Dingwall NO2NP roadshow

Beatles dingwall

The NO2NP roadshow visited Dingwall on 4 March 2015, where a capacity audience (bigger than the Beatles!) heard from Michael Veitch of the CI, Lesley Scott of Tymes Trust and our Forum co-ordinator Alison Preuss, whose presentation is transcribed below.

Some challenging questions and interesting comments were raised from the floor, perhaps the most surprising among them being that many parents had had no idea about the Named Person, or the fact that GIRFEC had been piloted in the Highlands – making a mockery of the universal benefits claimed for what was a small, selective project that was deliberately limited in scope to address the needs of children already known to have additional support needs and whose parents were desperate to access services.

Dingwall NO2NP Roadshow presentation – Alison Preuss

Thanks for inviting me to speak tonight. For anyone who is interested, my presentations from previous roadshows (Inverness and Montrose) can be found on our forum website with hyperlinks to references so that people can do their own research.  Much of the background information can also be found on our online petition, which has attracted nearly 6000 signatures and many hundreds of comments from parents and professionals opposed to the Named Person and surveillance aspects of the Children and Young People (Scotland) Act.

Although I’m speaking from the perspective of the home educating community, we have a lot in common with other groups who don’t necessarily fit the state approved mould and whose differences are more likely to be censured rather than celebrated, sometimes to the point of overt hostility. From a purely self-preservation point of view, we have been following and opposing the universal data mining behind what was to become the Named Person scheme for more than 12 years. We saw this one coming for everyone, not just us, and really wish we had been wrong. GIRFEC is not about Getting It Right For Every Child, but about Getting Information Recorded for Every Citizen. The ‘It’ they are so determined to get right is essentially I.T., as in Information Technology, to facilitate the processing of the personal data of every child and associated adult, mostly without their knowledge or consent.

You may have seen the media coverage of the backlash against government proposals to create a super database of citizens’ health records and the Assistant Information Commissioner’s dire warning that it would create a National Identity scheme in breach of existing legislation. So where, pray, was this paragon of data protection when it was our children’s data being plundered and shared by state-appointed Named Persons? Well actually, there wasn’t even a whimper of dissent from the ICO during the passage of the CHYP Act. Presumably, children’s rights just don’t matter?

For the record, we are all the lab rats for Tony Blair’s New Labour social engineering project known as ‘early intervention’, which was allegedly designed to identify the delinquents of tomorrow and ‘remediate’ them, but in reality consigns most of us to the ‘criminals in waiting’ class for ease of management. Described by one commentator as “human husbandry” and famously condemned by Tony Benn as “eugenics, the sort of thing Hitler talked about” early intervention is the policy that underpins GIRFEC, which is just the kilted cousin of England’s Every Child Matters (Every Citizen Monitored). The CHYP Act is essentially a tartan Trojan horse that may at first sight seem to be a cuddly sort of cuddy, but before you know it, you will be taken for a ride in a direction you may not want to travel, to a state dictated destination you may not want to reach.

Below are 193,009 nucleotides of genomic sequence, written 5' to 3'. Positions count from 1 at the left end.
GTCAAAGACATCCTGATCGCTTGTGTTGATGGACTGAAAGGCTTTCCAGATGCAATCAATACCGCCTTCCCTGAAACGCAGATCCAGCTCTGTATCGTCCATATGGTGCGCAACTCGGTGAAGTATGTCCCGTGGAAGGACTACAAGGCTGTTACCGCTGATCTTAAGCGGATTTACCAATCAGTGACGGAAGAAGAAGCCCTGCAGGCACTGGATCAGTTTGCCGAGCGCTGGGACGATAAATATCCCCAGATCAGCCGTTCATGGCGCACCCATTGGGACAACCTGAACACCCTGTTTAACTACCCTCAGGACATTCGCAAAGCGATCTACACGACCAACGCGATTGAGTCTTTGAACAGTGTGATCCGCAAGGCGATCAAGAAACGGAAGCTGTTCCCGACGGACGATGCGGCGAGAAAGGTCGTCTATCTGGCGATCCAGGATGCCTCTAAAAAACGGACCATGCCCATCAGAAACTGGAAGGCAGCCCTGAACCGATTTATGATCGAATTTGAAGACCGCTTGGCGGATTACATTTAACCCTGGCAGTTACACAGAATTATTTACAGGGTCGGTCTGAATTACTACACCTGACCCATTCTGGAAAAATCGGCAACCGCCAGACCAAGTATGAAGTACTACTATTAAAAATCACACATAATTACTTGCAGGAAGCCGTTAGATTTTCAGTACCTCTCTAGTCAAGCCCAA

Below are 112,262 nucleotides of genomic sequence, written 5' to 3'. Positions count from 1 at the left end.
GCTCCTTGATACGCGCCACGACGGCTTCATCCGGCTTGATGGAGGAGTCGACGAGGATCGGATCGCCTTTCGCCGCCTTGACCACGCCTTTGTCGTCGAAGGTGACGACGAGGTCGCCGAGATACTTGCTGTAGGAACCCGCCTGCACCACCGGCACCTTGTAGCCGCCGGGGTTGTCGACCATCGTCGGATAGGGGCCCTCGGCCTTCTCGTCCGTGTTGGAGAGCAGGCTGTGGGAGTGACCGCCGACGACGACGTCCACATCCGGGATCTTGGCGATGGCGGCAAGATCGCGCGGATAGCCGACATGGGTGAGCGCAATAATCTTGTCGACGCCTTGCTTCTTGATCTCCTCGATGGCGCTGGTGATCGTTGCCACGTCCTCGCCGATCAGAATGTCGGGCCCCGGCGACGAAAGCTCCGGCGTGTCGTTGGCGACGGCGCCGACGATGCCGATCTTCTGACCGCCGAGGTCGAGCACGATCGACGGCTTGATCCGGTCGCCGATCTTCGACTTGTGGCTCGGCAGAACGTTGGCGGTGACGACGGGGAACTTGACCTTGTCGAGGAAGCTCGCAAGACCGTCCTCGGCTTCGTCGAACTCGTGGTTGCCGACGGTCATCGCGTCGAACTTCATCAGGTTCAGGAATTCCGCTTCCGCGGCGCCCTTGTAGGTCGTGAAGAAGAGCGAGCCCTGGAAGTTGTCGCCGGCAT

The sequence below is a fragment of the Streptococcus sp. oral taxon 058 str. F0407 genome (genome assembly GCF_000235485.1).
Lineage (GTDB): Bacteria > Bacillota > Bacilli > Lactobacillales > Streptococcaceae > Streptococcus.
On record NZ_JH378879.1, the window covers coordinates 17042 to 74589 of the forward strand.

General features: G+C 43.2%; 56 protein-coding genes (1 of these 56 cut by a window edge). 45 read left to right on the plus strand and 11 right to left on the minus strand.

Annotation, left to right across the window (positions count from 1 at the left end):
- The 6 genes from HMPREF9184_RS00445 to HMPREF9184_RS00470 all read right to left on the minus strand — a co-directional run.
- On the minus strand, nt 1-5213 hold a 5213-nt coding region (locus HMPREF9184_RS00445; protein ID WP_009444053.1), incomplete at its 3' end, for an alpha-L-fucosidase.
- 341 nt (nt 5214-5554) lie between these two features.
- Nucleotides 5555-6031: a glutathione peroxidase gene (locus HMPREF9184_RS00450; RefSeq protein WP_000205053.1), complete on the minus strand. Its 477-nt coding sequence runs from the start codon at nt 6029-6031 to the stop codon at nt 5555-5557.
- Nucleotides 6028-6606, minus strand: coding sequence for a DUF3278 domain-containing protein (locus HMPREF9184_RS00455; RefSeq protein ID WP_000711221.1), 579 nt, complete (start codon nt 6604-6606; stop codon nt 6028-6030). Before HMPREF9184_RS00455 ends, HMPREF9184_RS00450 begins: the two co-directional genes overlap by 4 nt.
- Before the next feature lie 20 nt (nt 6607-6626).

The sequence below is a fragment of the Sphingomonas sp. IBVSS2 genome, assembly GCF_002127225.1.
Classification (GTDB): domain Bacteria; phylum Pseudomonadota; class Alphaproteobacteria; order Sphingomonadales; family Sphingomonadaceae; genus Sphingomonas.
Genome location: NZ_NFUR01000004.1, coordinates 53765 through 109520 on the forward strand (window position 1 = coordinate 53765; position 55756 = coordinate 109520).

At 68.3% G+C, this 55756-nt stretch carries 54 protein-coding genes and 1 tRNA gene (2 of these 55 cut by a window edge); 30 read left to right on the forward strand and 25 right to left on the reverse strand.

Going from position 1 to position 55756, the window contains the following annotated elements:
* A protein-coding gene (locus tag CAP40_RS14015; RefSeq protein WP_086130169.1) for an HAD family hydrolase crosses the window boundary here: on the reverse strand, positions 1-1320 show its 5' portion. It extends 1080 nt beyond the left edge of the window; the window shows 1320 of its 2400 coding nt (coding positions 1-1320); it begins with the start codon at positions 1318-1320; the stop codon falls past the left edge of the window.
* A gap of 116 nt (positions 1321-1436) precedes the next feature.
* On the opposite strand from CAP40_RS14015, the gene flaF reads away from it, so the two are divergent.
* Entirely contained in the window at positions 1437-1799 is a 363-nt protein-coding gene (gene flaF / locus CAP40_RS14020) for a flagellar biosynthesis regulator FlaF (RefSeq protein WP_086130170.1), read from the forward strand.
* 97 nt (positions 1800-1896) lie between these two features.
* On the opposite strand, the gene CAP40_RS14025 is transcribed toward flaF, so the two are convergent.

When GIRFEC was first mooted, there was an overwhelming sense of déjà vu for many of us as the Scottish Government simply adopted New Labour’s rhetoric to misrepresent it to the masses as a child protection policy. Let me briefly take you back in time to the Children Over Surveilled, Under Protected conference, held at the LSE in 2006, which brought together a range of highly respected experts in child protection, data security, civil liberties and children’s rights, all of whom sounded loud alarm bells about the radical changes being proposed for children’s services which were said to be aimed at “improving early identification and intervention with children thought to be at risk of failing to reach their potential”. The conference placed particular emphasis on the databases being set up to hold extensive personal information about children and their families, ostensibly to help professionals share information amongst themselves and judge whether or not a child was showing any cause for concern, but in reality amounting to universal citizen surveillance and an invasion of every family’s privacy.  It all sounds very familiar, doesn’t it?

Nine years on and the Scottish government, aided and abetted by state-sponsored charity cheerleaders with vested interests, are boldly claiming GIRFEC to be the final solution for every social ill afflicting Scotland, but it’s a bit of a stretch for most of us to imagine how an army of state snoopers covertly recording every child’s pet bereavements, lunch box contents, pocket money rates and mum and dad’s failure to buy the latest trainers is going to help the children who are already known to be at risk of something far worse than missing out on their five a day.